More Joy! Christopher Kane and his sister Tammy, newly independent, are constantly celebrating their coded complicities on their Instagram feeds and in their collections these days. The slogan they’ve adopted, drawn from the title of the Masters & Johnson ’70s sex manual, has spun off to mean everything from pure spontaneous enjoyment of life’s little moments to the key to their design methods—which always embed a surreptitious sexual motive somewhere in their collections. “Eco-Sexual” was the title of the Spring collection. “It’s about people who love nature,” declared Christopher Kane. “Making love in nature. Being in touch with the earth. Sleeping with the stars! We’ve had a lot of fun coming up with words for it in the studio.”
One of the starting points was a photograph they’d taken this glorious summer of a re-wilded area of their local park, London Fields. Blown-up images of wild flowers were projected on the walls of the show-space, and used as prints at the opening of the collection. The reproductive forces of nature—whether in botany or human behavior, have always been an obsession for Kane. As far as he’s concerned, the pleasure principles that drive us to want to dress up are on that seamless continuum—he has no taboos, whether it’s about what goes on behind suburban closed doors, on disco floors, or indeed in the sublimated desire of a woman to magnetize a room with the power of her chic.
All these facets from Kane’s encyclopedia of the erotic were on display here. A black cage dress with petal-like cut-outs, bolted together with silver studs. Frills and flounces suspended from thread-fine straps. Nature as captured in classic paisley patterns and floriform white eyelet dresses and blouses reminiscent of Charles Rennie Mackintosh’s art nouveau. A comeback of the sheer neon lace dresses and the slinky silver chainmail Kane made girls lust after at the beginning of his career. Just as pulse-racingly hot today.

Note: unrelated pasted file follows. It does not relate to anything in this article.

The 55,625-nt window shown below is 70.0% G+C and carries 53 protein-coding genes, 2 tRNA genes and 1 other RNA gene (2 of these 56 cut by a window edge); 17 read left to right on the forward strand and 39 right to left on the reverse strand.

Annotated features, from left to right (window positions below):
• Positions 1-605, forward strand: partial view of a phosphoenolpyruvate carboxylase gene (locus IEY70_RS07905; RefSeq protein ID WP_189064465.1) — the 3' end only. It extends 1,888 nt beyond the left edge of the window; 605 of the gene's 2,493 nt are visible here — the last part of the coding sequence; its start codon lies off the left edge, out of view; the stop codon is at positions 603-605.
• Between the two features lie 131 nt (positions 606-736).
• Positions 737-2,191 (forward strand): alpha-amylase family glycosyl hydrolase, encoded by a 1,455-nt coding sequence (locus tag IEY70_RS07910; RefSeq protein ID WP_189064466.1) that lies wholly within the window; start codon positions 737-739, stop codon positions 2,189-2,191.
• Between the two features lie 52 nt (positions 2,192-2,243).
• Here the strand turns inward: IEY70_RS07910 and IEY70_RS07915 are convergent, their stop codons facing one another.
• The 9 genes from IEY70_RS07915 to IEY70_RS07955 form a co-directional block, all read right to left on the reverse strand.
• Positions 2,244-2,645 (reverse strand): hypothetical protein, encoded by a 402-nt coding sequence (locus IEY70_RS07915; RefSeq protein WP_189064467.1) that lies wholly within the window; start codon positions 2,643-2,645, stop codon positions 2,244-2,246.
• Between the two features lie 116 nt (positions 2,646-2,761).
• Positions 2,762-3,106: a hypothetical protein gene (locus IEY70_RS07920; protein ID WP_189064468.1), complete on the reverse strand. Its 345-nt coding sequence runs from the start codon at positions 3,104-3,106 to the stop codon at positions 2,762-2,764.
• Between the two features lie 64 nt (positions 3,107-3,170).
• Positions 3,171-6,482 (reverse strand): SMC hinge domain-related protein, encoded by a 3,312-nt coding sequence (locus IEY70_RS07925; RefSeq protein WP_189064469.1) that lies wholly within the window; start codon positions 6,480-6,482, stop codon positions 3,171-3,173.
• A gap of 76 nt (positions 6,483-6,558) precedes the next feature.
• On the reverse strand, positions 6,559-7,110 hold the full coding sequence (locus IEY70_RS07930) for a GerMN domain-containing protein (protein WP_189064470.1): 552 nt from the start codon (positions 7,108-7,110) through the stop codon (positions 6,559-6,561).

High fashion which sends out irresistible but covert seduction signals is really the genius of Christopher Kane. On that kind of wavelength, it would be hard to beat the impact of, say, the combination of a black tuxedo jacket with matching rectangular crystal brooches on either lapel, shrugged over a floor-length cerise lace dress with a plunging neckline. Throughout Kane’s career, his female fans have testified to the fact that his work doesn’t date—separates such as these will likely be kept and worn again and again.
But loving the planet? Giving that as a topical message for our times begs an obvious question. How much care does Christopher Kane take over minimizing the environmental impact of his company? Since leaving the Kering group, Kane says he’s absorbed the sustainability standards of the corporation (which are some of the best in that echelon of the industry) into his own company. Over time, he and his sister will make sure they continue to improve on that front. Otherwise, there’ll quickly be no More Joy to be had from lying in wild flowers with a lover and looking up at the sky.
Photos are courtesy of Carlo Scarpato / Gorunway.com